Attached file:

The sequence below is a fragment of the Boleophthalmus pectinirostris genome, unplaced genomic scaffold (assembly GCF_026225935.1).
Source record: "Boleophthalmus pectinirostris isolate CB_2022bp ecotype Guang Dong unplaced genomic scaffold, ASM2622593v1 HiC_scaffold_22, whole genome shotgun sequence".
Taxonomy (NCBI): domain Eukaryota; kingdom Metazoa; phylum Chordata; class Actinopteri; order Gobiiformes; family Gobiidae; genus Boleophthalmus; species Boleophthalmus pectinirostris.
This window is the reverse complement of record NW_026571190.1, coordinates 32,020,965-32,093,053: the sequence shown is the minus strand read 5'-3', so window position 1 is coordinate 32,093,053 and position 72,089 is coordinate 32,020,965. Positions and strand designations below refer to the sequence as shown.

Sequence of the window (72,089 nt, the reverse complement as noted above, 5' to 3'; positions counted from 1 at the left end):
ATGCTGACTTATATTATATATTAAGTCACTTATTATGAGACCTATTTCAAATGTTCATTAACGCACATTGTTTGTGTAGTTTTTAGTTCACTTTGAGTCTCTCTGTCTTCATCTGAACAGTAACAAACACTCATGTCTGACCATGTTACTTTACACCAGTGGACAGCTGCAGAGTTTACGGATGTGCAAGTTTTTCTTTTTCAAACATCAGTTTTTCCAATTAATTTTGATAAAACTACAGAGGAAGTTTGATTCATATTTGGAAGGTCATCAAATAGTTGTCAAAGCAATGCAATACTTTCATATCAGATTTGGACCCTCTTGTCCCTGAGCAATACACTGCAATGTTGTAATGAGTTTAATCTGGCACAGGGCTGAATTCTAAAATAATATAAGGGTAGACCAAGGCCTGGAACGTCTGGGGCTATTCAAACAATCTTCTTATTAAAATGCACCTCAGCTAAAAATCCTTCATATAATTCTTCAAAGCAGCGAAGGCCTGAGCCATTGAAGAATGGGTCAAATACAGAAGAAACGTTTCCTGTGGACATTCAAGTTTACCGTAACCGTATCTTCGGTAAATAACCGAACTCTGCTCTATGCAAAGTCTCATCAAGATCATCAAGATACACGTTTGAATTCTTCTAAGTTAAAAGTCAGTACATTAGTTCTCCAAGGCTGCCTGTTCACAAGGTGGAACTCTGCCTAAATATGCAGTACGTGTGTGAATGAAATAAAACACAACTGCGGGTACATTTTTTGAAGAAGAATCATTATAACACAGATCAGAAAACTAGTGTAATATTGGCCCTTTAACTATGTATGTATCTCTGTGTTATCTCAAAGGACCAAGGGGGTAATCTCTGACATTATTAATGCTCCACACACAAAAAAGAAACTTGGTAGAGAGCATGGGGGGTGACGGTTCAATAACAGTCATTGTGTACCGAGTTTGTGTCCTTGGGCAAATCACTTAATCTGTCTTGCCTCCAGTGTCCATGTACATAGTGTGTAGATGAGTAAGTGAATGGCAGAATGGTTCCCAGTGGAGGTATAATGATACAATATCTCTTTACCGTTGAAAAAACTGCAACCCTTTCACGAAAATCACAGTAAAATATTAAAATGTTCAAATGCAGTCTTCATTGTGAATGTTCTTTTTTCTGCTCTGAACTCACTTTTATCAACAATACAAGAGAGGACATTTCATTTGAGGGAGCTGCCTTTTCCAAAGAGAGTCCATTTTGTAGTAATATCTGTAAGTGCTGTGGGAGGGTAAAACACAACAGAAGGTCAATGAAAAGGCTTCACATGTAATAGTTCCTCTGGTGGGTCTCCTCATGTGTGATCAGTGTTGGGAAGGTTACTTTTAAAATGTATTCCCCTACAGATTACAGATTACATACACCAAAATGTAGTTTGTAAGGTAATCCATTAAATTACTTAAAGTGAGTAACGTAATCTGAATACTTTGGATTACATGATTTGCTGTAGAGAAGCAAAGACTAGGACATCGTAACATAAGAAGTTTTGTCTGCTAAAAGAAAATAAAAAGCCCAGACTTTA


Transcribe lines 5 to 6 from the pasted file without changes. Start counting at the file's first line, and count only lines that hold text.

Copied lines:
Sequence of the window (72,089 nt, the reverse complement as noted above, 5' to 3'; positions counted from 1 at the left end):
ATGCTGACTTATATTATATATTAAGTCACTTATTATGAGACCTATTTCAAATGTTCATTAACGCACATTGTTTGTGTAGTTTTTAGTTCACTTTGAGTCTCTCTGTCTTCATCTGAACAGTAACAAACACTCATGTCTGACCATGTTACTTTACACCAGTGGACAGCTGCAGAGTTTACGGATGTGCAAGTTTTTCTTTTTCAAACATCAGTTTTTCCAATTAATTTTGATAAAACTACAGAGGAAGTTTGATTCATATTTGGAAGGTCATCAAATAGTTGTCAAAGCAATGCAATACTTTCATATCAGATTTGGACCCTCTTGTCCCTGAGCAATACACTGCAATGTTGTAATGAGTTTAATCTGGCACAGGGCTGAATTCTAAAATAATATAAGGGTAGACCAAGGCCTGGAACGTCTGGGGCTATTCAAACAATCTTCTTATTAAAATGCACCTCAGCTAAAAATCCTTCATATAATTCTTCAAAGCAGCGAAGGCCTGAGCCATTGAAGAATGGGTCAAATACAGAAGAAACGTTTCCTGTGGACATTCAAGTTTACCGTAACCGTATCTTCGGTAAATAACCGAACTCTGCTCTATGCAAAGTCTCATCAAGATCATCAAGATACACGTTTGAATTCTTCTAAGTTAAAAGTCAGTACATTAGTTCTCCAAGGCTGCCTGTTCACAAGGTGGAACTCTGCCTAAATATGCAGTACGTGTGTGAATGAAATAAAACACAACTGCGGGTACATTTTTTGAAGAAGAATCATTATAACACAGATCAGAAAACTAGTGTAATATTGGCCCTTTAACTATGTATGTATCTCTGTGTTATCTCAAAGGACCAAGGGGGTAATCTCTGACATTATTAATGCTCCACACACAAAAAAGAAACTTGGTAGAGAGCATGGGGGGTGACGGTTCAATAACAGTCATTGTGTACCGAGTTTGTGTCCTTGGGCAAATCACTTAATCTGTCTTGCCTCCAGTGTCCATGTACATAGTGTGTAGATGAGTAAGTGAATGGCAGAATGGTTCCCAGTGGAGGTATAATGATACAATATCTCTTTACCGTTGAAAAAACTGCAACCCTTTCACGAAAATCACAGTAAAATATTAAAATGTTCAAATGCAGTCTTCATTGTGAATGTTCTTTTTTCTGCTCTGAACTCACTTTTATCAACAATACAAGAGAGGACATTTCATTTGAGGGAGCTGCCTTTTCCAAAGAGAGTCCATTTTGTAGTAATATCTGTAAGTGCTGTGGGAGGGTAAAACACAACAGAAGGTCAATGAAAAGGCTTCACATGTAATAGTTCCTCTGGTGGGTCTCCTCATGTGTGATCAGTGTTGGGAAGGTTACTTTTAAAATGTATTCCCCTACAGATTACAGATTACATACACCAAAATGTAGTTTGTAAGGTAATCCATTAAATTACTTAAAGTGAGTAACGTAATCTGAATACTTTGGATTACATGATTTGCTGTAGAGAAGCAAAGACTAGGACATCGTAACATAAGAAGTTTTGTCTGCTAAAAGAAAATAAAAAGCCCAGACTTTA